The information below is not intended to be definitive advice... every individual's circumstances are different.
For advice that is right for you call us on 0407 254 499 to make your first free appointment.
Whether you are 18 or 80 you should have an up to date Will. If you die without a Will the beneficiaries will be decided according to a formula with certain relatives receiving a set percentage of your estate and this may not be what you wanted.
Separation or divorce has a significant effect on your Will - we urge you to seek our advice should you be considering separation or divorce or if there has been a change in your personal, family or financial circumstances.
If you have a blended family or complex family relationships will structure your Will so that the interests of your chosen beneficiaries is protected and your wishes are met; we can advise you how to reduce the likelihood of a successful challenge to your Will, known as a Family Provisions Claim.
Family Provisions Claims (claim against a Will)
We can advise you If you have been unfairly left out of Will or believe you have not been adequately provided for. We advise Executors if an eligible person has indicated they intend to challenge a Will; we assist Executors achieve a timely and cost effective resolution.
A Family Provisions Claim must be made within 12 months of the date of death of the Testator.
When you appoint an Enduring Guardian, you are appointing a loved one to convey your wishes if you are unable to do so yourself.
Before you make an Enduring Guardianship you should speak to the person you wish to appoint and discuss with them the medical and personal care you would like to be given if you are unable to speak for yourself. Your Guardian will be comforted in knowing what you wanted and being able to voice your wishes when you cannot.
An Enduring Guardian can make healthcare, medical and lifestyle decisions for you (only if you are unable to) - unlike a person appointed under a Power of Attorney who is appointed to assist you manage your financial and legal affairs.
The role of Executor of a Will is one of trust and carries with it significant responsibilities.
If you have been appointed Executor please call us. We can advise you to how the estate should be managed and what your responsibilities are. We may able to locate assets you were unaware of. If Probate is required we will investigate, locate and gather in the assets of the estate, lodge an application for Grant of Probate and distribute the assets of the estate in accordance with the Will.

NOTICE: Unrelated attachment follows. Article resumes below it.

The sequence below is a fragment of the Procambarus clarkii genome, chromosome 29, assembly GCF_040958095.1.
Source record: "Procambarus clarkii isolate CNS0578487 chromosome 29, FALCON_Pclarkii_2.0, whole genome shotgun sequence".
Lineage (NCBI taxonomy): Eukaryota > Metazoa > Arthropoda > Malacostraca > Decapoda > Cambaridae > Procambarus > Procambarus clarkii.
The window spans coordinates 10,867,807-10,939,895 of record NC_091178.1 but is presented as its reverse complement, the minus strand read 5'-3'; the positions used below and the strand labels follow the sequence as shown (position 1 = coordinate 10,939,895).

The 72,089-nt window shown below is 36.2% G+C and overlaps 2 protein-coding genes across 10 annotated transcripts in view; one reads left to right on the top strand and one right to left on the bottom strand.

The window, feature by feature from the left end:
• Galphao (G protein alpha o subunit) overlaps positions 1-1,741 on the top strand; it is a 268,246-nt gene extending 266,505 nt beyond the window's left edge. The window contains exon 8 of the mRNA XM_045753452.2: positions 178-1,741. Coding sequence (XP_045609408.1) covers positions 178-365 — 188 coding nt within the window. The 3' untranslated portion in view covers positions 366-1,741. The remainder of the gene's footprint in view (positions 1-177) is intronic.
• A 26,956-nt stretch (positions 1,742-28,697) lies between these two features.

If the estate is modest and if the deceased did not own real estate it may not be necessary to obtain a Grant of Probate - notwithstanding you should seek legal advice.
Applying for Grant of Probate is a complex process which requires the expertise of an experienced lawyer. You must apply to the Supreme Court of NSW for Grant of Probate within 6 months of the date of death of the deceased.
If the deceased did not leave a Will or the Executor has died, the assets of the estate cannot be distributed until Letters of Administration are granted by the Supreme Court. A person with an entitlement under the Will can apply for Administration of the Estate. An application for for Letters of Administration must be made within 6 months of the date of death the of the deceased.
Late applications - If you have not complied with the time-frame of 6 months you should seek legal advice immediately as it may be possible to bring a late Application for Probate or Administration.
ENDURING POWER OF ATTORNEY
When you make an Enduring Power of Attorney you appoint a trusted relative or friend to stand in your legal shoes. This may include operating your bank account, paying your bills and communicating with government agencies on your behalf. The document is called an Enduring Power of Attorney because it will "endure" if you lose mental or physical capacity.
A General Power of Attorney (rather than an Enduring Power of Attorney) can be made for a specific purpose and/or for a limited time - for example if you are going away and require someone to act for you while you are away.
Having a Power of Attorney provides a safeguard should anything unforeseen happen to you and where legal requirements cannot be met without your consent, authority or signature.
You cannot make an Power of Attorney if you have lost mental capacity, therefore we recommend you make a Power of Attorney while you are well and able to do so.